You should be writing a press release right now.
Over the weekend, one of our clients hosted an open house at their sales facility, and wanted help getting the word out. This wasn’t a high-budget event, so there weren’t going to be billboards or television spots to promote it. What the client needed was a cost-effective method of spreading the word to as many existing and potential customers as possible.
The solution was clear: Press Release.
A well-crafted press release can put your name in the media, introduce you to key players in your industry’s trade publications and – best of all – act as free advertising.
Our content developer, Elizabeth Buchinger, researched media outlets within 100 miles of our client’s sales facility, and compiled a contact list of nearly 50 media professionals to target. She then worked with the client to hone the message they wanted to convey both about the event and the company.
She collected images, wrote the press release and distributed the material to newspapers, television, magazine and radio outlets.
The event was well attended, and the organizer definitely got the sense that people had heard about the event in a variety of media.
But the best return was that, the day before the event, an area TV reporter and camera crew came to the business and spent two hours interviewing the owners.
You literally cannot buy that kind of coverage because it’s just not for sale.
Here are seven tips to ensure that your next press release brings results:
Target your audience. A scattershot press release is a waste of your time and a nuisance to the person who receives it. Take the time to create a media list of outlets where your audience spends time. A company that is opening a lakeside resort might target newspapers, travel magazines, and television programs. A teen center, on the other hand, would do best to form relationships with popular radio stations, alternative weekly papers and social networking web sites.
Make it newsworthy. Think of your press release as a pitch for a magazine cover story. Find an angle that makes your organization so newsworthy that the editor who receives your release will be inspired to give you great coverage and will thank you for sending it.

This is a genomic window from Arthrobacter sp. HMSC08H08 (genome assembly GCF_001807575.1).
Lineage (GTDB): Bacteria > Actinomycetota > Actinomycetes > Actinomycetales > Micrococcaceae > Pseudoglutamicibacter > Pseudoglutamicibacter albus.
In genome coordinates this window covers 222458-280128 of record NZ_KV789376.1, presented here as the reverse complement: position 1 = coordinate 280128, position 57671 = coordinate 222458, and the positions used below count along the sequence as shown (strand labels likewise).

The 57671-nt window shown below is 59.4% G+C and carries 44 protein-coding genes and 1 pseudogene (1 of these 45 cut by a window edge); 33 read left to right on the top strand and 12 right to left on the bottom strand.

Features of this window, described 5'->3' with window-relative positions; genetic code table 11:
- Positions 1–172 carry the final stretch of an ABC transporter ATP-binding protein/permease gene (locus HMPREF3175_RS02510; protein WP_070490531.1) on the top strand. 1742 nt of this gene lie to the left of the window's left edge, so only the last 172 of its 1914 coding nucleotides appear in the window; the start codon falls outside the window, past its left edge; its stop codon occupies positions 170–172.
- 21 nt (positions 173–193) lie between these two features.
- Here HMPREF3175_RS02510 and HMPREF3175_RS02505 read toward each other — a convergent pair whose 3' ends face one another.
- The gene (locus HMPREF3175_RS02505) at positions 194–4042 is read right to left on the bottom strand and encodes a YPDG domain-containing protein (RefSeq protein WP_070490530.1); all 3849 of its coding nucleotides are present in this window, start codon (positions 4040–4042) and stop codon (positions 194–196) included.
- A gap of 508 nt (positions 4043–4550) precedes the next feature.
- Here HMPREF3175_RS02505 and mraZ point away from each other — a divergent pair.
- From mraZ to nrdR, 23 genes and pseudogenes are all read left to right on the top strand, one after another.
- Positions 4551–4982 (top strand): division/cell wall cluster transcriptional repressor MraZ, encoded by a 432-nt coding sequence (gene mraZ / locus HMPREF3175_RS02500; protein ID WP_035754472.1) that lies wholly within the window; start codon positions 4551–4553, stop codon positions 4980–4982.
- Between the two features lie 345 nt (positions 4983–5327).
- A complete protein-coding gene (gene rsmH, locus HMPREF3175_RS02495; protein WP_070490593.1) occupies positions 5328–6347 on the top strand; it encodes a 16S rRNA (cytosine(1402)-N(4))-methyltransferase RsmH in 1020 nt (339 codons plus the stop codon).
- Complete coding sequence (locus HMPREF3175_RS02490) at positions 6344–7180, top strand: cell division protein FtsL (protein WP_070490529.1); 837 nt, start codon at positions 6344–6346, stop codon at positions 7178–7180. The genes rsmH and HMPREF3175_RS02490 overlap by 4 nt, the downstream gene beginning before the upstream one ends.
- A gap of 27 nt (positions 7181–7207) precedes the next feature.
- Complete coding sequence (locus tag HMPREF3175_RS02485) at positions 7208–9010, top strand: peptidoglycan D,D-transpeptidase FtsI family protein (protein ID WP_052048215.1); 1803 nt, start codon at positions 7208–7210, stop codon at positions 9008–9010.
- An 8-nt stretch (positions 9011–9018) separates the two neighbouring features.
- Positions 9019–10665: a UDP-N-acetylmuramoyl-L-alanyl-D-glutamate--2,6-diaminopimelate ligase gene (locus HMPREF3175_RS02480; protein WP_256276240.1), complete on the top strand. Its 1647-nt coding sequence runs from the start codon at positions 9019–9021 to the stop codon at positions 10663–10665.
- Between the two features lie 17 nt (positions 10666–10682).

Write it well and keep it brief. Good writing will spark interest, but that doesn’t mean sending a novel. Editors and the like receive hundreds of press releases a week. If you can’t convey your story and give a call to action within five short paragraphs, you’ll lose their interest, and you won’t get coverage.
Include a photo or other image. Good quality images grab attention and enrich your story. Make sure your images are of print quality, and include caption information.
Follow up by phone or email. PR isn’t about one-shot media coverage; it’s about building long-term relationships that will bring repeated exposure for your organization and build your public profile. Get to know the people at the outlets where coverage is most natural, and learn how you can make their jobs easier. Maybe they’re looking for expert sources in your field. Maybe they want a guest columnist. It can be time consuming, but in the end it pays off.
If you have any questions about designing a PR plan or you would like to talk about PR solutions, you can contact our content developer, Elizabeth, at firstname.lastname@example.org or 607.433.8837 x206.